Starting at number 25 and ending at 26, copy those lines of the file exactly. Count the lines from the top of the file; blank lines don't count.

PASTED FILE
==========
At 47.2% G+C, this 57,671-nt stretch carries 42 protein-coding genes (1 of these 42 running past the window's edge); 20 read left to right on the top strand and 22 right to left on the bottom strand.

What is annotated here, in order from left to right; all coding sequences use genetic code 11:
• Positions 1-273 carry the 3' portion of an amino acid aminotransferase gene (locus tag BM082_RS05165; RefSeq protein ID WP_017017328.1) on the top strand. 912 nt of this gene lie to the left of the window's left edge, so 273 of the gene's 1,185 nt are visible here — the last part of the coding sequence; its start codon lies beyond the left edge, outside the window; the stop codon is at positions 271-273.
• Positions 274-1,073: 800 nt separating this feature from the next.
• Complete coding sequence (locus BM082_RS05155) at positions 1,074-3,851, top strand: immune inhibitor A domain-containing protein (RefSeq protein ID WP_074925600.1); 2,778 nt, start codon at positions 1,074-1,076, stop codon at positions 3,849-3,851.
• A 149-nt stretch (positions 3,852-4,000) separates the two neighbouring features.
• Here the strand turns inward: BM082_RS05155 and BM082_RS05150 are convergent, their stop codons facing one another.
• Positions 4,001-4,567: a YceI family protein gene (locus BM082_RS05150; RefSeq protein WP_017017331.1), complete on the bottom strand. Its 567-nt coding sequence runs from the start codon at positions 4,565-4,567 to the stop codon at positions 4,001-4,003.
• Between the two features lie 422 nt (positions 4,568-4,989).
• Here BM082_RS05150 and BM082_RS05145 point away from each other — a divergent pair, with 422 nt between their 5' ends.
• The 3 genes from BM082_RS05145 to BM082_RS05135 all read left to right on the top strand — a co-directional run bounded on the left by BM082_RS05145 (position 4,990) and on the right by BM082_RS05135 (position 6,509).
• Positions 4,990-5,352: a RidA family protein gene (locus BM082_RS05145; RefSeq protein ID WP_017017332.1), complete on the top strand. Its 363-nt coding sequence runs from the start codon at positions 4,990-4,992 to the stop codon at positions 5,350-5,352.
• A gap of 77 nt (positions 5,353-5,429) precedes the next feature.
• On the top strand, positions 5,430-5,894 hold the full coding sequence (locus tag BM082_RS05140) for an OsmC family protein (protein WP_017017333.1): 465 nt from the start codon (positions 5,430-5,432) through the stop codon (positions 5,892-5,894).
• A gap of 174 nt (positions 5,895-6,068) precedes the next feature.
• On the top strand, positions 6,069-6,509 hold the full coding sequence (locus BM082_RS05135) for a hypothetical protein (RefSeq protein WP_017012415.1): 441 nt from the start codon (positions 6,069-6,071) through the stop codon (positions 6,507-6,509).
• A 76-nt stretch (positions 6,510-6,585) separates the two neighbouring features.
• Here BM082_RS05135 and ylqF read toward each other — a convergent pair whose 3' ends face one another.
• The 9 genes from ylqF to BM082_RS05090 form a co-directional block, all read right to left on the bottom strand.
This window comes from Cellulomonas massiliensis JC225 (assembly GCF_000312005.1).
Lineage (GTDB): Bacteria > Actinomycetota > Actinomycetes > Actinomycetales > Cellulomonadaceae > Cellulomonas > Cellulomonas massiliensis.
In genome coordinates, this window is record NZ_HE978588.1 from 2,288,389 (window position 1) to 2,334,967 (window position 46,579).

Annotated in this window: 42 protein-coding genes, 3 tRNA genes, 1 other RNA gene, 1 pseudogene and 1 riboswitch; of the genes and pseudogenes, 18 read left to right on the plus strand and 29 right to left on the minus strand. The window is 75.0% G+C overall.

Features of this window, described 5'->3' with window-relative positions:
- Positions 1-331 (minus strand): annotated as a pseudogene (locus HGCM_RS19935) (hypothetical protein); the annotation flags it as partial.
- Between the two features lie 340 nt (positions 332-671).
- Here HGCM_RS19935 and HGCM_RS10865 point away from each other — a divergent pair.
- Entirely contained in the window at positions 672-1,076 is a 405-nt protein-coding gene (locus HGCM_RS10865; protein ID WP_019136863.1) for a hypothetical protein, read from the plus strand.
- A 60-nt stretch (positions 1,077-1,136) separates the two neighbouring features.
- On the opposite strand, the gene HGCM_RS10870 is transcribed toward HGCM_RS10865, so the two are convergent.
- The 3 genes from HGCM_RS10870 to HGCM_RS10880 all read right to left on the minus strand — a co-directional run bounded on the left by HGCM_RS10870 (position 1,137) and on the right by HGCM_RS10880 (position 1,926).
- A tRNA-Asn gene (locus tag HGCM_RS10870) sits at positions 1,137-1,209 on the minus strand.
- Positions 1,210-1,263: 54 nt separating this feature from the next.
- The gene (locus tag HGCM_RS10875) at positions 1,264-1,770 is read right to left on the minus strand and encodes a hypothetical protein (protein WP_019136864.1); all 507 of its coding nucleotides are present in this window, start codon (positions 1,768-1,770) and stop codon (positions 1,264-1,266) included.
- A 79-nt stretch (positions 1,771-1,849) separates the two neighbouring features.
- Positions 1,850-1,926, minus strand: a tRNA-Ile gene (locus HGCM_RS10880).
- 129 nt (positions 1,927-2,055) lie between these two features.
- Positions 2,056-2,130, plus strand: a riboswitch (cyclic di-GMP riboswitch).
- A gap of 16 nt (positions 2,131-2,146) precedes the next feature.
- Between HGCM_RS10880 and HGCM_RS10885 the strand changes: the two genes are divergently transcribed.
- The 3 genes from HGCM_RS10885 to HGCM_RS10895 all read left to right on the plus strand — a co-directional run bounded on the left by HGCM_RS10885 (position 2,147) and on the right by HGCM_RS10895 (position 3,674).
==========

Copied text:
- Positions 1-331 (minus strand): annotated as a pseudogene (locus HGCM_RS19935) (hypothetical protein); the annotation flags it as partial.
- Between the two features lie 340 nt (positions 332-671).